Alexander: Vision Eternel started as a one-man band; it had to because it was used to document a past relationship from which I was unable to recover. It was not as simple as having a single song that talked about a broken heart surrounded by the rest of an album; it was a full, conceptual extended play dedicated to a past girlfriend, with each song representing the different phases that I went through, from meeting her to losing her. It was a story that could only be told from one perspective. Thankfully though, it was also a story that listeners everywhere could relate to because almost everyone has experienced heartbreak. When I composed the second extended play, a few months later, it was a continuation of that same story-line. It was about another girlfriend, one whom I had met shortly afterwards, and the emotional pain that I suffered from that break-up too. Combining the two releases gave a "Boy gets girl, boy loses girl. Boy gets girl again, boy loses girl again" situation; a theme that is explored in my favourite movie, Alfred Hitchcock's Vertigo. Each new Vision Eternel concept extended play is a continuation of that story-line, dedicated to a different ex-girlfriend and forever documenting, audibly through music, the love, the pain and the memories. When Philip Altobelli practised with Vision Eternel, it was more-or-less on an experimental and rehearsal level. I do not mean that in a bad or unprofessional way. Phil was (and has remained) a huge fan of Vision Eternel, and I feel that he perhaps understands it better than anyone else, because he was there during my entire relationship with the girl about whom the first release was written. We met her together. So when I invited him to practice Vision Eternel songs, I knew that he understood the emotions that had gone into it and he was respectful of that. He never would have imposed his ideas, partly because it is not within his character to do that, but also because he knew how much Vision Eternel meant to me. It was actually Phil's idea to perform guitar solos on top of the basic guitar tracks that I had recorded; he was a much better guitar player than I. He became a classical guitar teacher. But Phil and I had the benefit of only performing songs that I had already composed. It would be difficult to determine, in hindsight, how the core and ideals of the band would have changed had we gotten to the point of composing new songs together. When I moved to Canada and recruited Adam Kennedy and Nidal Mourad, it was because I was hoping to play shows. I had met Adam and Nidal at Recording Arts Canada, an audio production college in downtown Montreal. The three of us were new to Montreal; I had been living in New Jersey; Nidal was from Slave Lake, Alberta, Canada; and Adam was from Ottawa, Ontario, Canada. I thought that we worked very well together and the songs that we practised developed extremely quickly. Again, these were not new songs written as a trio, these were songs from Vision Eternel's second extended play, Un Automne En Solitude, which we were improving and re-arranging. We built up-on songs that I had already composed. At the time, Un Automne En Solitude was fully recorded but unreleased; as soon as I heard how amazing, and different, these songs had become with the band, I strongly considered shelving the release or keeping it as a demo (instead of a concept extended play, as it had been written). The reasoning in my mind was that Vision Eternel was evolving into something else, and I was open to the idea of changing the band's name because Vision Eternel signified "me" and "my story". It did not have much room for other people's input. But Nidal quit, then Adam and I stopped practising together, and I continued to work alone through Vision Eternel. When I was finished recording Vision Eternel's third concept extended play, Abondance De Périls, I asked Adam Kennedy to master it and my roommate Marina Polak to provide a photograph for the cover art. Up until that point, I had never worked with anyone else on Vision Eternel's released material. I was the composer, performer, producer and artwork designer. But I felt that Abondance De Périls could use a little bit of help. It was a very difficult decision for me to make because I was very controlling of every aspect; I felt that it had to reflect my emotions and my story just right. I approached the same people for Vision Eternel's fourth concept extended play, The Last Great Torch Song. Marina Polak's picture was also used for the cover art, but Adam was not available for the mastering. During that phase, I was unsure of Vision Eternel's future. I thought that perhaps it would be all over after that release. So I really wanted it to be special, but I felt that the songs were missing something. So I approached about twelve to fifteen of my close musical friends and asked them to contribute something to the songs. I was hoping for this massive collaborative release, but unfortunately, a lot of them were unreliable; only four of them recorded their parts in time for the deadline. But those parts were incredible! Garry Brents added keyboards to "Sometimes In Longing Narcosis", Alexander Fawcett added guitar and bass to "Sometimes In Anticipating Moments", Howard Change added a spoken word poem to "Sometimes In Absolute Togetherness", and Eiman Iraninejad added a spoken word poem to "Sometimes In Longing Narcosis". Those songs all became completely different from their contributions; they took lives of their own. Garry Brents also wound up mastering the release, so I got to work with an all-new team on that release. Echoes From Forgotten Hearts was originally composed as a soundtrack, so I did not think of approaching anyone else; it was not needed. By the time that I was composing and recording For Farewell Of Nostalgia, from 2017 to 2019, I had grown displeased with band members and collaborators. This was not something that stemmed from Vision Eternel specifically, it was in general; it was something that I did not enjoy dealing with. Over the years, so many of my bands were forced to pass up incredible opportunities simply because a member was unreliable. I wanted Vision Eternel to be self-sufficient; that was an important factor for me. But most importantly, once For Farewell Of Nostalgia was recorded and mixed (for the second time) in 2019, it sounded perfect to me. Everything was just right, so I was not thinking about collaborations. The only person that I thought could improve the release at that point was Carl Saff at Saff Mastering. I was listening to Castevet's album The Echo & The Light one day, and I immediately thought that the person who mastered that release should master For Farewell Of Nostalgia. Carl has mastered all Castevet releases, so I was really excited to work with him. It was my first time working with a true mastering engineer. Adam and Garry are both great producers, but their studios are set up for recording and mixing. Carl's studio was built specifically for mastering, so it has an advantage over recording and mixing studios.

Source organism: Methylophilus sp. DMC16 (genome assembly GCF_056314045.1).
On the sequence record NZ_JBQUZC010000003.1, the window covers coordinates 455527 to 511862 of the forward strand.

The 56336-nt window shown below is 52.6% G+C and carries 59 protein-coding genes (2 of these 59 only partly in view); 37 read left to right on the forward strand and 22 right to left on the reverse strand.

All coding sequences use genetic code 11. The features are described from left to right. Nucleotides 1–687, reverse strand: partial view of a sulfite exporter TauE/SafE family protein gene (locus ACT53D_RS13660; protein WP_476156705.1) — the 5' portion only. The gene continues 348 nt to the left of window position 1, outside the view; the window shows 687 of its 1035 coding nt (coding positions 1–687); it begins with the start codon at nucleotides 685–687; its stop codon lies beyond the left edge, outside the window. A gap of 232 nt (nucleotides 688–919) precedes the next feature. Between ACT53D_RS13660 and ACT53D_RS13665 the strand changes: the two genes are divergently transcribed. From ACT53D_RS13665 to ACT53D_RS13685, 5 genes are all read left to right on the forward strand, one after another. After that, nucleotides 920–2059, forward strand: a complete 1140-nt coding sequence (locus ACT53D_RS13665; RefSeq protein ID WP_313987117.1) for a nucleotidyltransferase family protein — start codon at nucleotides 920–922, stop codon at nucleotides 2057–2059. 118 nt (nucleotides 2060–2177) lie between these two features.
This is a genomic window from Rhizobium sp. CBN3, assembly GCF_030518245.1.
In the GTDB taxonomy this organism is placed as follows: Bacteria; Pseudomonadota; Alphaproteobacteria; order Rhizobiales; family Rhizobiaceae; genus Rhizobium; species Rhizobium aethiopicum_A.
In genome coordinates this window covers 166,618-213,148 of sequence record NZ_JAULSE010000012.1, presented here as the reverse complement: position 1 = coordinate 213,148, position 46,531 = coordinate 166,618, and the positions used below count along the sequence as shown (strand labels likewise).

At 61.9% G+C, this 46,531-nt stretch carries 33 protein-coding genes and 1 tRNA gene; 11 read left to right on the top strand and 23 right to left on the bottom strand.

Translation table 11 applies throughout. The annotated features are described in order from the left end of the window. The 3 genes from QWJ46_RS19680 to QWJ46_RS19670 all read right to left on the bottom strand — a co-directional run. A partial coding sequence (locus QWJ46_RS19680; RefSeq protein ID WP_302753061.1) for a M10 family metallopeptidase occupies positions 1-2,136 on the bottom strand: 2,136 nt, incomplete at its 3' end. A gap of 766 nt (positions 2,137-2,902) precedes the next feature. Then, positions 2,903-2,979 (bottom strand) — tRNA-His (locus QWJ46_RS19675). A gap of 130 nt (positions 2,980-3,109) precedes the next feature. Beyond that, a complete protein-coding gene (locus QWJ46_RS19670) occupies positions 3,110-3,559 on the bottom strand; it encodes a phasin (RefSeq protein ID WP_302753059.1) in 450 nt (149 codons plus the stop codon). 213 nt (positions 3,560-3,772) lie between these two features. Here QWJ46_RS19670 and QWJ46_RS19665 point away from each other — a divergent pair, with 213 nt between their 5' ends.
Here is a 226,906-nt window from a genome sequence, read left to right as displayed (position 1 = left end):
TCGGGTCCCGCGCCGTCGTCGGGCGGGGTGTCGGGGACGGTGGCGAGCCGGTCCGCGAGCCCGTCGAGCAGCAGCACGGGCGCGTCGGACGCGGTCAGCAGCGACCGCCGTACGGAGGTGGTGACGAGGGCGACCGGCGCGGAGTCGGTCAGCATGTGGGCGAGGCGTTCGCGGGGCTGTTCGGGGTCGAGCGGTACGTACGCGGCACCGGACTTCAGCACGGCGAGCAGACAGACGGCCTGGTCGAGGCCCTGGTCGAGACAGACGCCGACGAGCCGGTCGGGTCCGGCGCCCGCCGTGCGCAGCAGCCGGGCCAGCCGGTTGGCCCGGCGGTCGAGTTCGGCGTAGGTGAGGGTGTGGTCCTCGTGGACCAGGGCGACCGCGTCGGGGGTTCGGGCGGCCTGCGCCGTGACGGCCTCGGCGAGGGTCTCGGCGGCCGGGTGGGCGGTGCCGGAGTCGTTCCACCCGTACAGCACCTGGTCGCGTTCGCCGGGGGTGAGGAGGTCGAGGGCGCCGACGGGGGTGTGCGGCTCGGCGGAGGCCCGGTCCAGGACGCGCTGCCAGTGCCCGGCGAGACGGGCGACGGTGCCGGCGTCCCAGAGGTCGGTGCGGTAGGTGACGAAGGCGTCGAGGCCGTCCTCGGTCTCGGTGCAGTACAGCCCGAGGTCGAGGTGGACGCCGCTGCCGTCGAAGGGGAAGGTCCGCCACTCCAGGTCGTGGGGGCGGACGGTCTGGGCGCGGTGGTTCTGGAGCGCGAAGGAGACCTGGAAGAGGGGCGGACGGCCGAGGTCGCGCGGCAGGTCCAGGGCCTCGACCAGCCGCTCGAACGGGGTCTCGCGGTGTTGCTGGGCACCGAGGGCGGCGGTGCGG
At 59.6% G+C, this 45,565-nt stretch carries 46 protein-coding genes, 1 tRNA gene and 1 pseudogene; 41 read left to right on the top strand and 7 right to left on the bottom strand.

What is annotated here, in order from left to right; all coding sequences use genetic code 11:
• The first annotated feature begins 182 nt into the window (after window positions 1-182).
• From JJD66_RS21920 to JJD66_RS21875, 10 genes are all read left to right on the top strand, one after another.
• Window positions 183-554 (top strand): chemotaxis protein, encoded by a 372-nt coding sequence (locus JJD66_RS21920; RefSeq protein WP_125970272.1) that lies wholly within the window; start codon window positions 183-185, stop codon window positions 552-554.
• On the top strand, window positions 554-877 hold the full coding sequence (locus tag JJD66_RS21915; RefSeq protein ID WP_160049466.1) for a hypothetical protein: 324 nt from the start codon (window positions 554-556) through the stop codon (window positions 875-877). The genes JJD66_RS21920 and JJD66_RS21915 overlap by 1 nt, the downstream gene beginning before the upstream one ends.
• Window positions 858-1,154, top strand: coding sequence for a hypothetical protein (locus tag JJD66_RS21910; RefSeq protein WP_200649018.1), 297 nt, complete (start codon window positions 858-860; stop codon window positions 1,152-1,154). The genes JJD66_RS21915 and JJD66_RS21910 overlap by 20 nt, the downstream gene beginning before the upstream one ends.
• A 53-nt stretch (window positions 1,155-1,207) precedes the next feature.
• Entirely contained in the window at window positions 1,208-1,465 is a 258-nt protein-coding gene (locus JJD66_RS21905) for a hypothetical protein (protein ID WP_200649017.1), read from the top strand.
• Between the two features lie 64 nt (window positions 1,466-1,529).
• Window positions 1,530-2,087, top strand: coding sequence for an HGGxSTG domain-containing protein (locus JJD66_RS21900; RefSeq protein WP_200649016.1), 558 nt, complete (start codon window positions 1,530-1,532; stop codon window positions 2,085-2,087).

Tomaz: Many might think that your music is made with a plentitude of synthesizers, but that's not the thing, right?